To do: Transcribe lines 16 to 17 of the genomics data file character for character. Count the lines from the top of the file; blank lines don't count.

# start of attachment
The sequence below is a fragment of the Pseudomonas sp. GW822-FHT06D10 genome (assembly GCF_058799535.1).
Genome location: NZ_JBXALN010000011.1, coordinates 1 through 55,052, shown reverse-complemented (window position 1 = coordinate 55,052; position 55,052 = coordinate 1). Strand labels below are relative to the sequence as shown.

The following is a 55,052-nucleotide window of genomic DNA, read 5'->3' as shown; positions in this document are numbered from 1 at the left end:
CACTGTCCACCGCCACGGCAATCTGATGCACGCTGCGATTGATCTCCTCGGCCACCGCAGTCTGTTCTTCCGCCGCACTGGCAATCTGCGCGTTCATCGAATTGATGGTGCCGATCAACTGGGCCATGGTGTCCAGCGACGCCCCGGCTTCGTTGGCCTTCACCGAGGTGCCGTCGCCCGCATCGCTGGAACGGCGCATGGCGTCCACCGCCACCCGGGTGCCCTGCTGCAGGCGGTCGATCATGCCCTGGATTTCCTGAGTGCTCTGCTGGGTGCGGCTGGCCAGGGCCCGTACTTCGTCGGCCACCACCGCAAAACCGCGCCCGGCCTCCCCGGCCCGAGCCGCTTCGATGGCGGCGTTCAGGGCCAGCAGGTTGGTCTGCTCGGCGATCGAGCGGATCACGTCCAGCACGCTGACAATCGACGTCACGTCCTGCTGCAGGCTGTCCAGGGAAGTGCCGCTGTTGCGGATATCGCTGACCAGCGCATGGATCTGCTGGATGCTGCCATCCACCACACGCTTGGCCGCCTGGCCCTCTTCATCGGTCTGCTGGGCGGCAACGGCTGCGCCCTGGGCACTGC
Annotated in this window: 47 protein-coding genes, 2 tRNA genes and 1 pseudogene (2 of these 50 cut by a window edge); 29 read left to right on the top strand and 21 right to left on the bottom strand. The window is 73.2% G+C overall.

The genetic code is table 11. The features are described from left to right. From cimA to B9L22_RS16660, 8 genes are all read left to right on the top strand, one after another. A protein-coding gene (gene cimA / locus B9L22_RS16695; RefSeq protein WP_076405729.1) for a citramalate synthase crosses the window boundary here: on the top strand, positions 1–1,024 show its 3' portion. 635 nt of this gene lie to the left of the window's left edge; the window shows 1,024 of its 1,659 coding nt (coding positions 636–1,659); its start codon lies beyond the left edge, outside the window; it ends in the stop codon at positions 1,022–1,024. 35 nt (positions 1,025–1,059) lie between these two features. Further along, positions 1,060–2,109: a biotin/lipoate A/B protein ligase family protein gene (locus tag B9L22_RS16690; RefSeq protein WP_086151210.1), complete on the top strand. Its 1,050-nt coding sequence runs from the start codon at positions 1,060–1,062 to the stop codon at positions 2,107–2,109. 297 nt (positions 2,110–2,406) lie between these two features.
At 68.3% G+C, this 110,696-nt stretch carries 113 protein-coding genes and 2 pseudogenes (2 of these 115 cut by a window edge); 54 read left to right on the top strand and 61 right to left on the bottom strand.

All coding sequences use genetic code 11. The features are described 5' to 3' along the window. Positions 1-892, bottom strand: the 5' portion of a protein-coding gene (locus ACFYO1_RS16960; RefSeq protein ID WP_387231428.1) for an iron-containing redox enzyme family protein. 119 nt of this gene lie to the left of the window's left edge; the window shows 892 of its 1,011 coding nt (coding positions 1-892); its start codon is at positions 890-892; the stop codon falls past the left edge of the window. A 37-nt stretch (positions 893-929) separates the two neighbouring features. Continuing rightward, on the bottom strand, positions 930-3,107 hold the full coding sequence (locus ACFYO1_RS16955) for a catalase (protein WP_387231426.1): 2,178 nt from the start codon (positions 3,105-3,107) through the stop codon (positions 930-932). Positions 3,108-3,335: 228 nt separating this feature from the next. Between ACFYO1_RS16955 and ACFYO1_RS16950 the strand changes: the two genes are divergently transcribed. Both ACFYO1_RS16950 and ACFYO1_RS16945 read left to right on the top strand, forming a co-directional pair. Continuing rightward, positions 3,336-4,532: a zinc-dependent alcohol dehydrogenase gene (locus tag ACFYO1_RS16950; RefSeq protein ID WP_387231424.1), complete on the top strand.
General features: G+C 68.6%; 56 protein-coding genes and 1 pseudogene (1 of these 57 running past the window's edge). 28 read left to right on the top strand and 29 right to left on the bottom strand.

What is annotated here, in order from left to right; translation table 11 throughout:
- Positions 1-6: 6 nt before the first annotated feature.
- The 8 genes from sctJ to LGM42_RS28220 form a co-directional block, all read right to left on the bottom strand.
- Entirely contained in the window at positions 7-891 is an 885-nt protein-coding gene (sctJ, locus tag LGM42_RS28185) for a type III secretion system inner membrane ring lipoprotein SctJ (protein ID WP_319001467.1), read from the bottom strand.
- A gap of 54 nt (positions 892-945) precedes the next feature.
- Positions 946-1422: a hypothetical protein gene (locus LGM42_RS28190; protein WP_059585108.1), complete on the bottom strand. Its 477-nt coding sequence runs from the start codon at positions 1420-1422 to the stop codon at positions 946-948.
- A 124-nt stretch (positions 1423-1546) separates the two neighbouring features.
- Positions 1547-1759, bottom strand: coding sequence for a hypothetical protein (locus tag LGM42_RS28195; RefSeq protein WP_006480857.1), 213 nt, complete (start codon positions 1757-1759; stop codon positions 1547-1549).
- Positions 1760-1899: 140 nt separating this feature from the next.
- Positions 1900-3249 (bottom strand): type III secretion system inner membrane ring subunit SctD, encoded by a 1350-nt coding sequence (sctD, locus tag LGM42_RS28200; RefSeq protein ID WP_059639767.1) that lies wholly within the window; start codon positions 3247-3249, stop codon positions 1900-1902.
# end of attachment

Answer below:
- A 124-nt stretch (positions 1423-1546) separates the two neighbouring features.
- Positions 1547-1759, bottom strand: coding sequence for a hypothetical protein (locus tag LGM42_RS28195; RefSeq protein WP_006480857.1), 213 nt, complete (start codon positions 1757-1759; stop codon positions 1547-1549).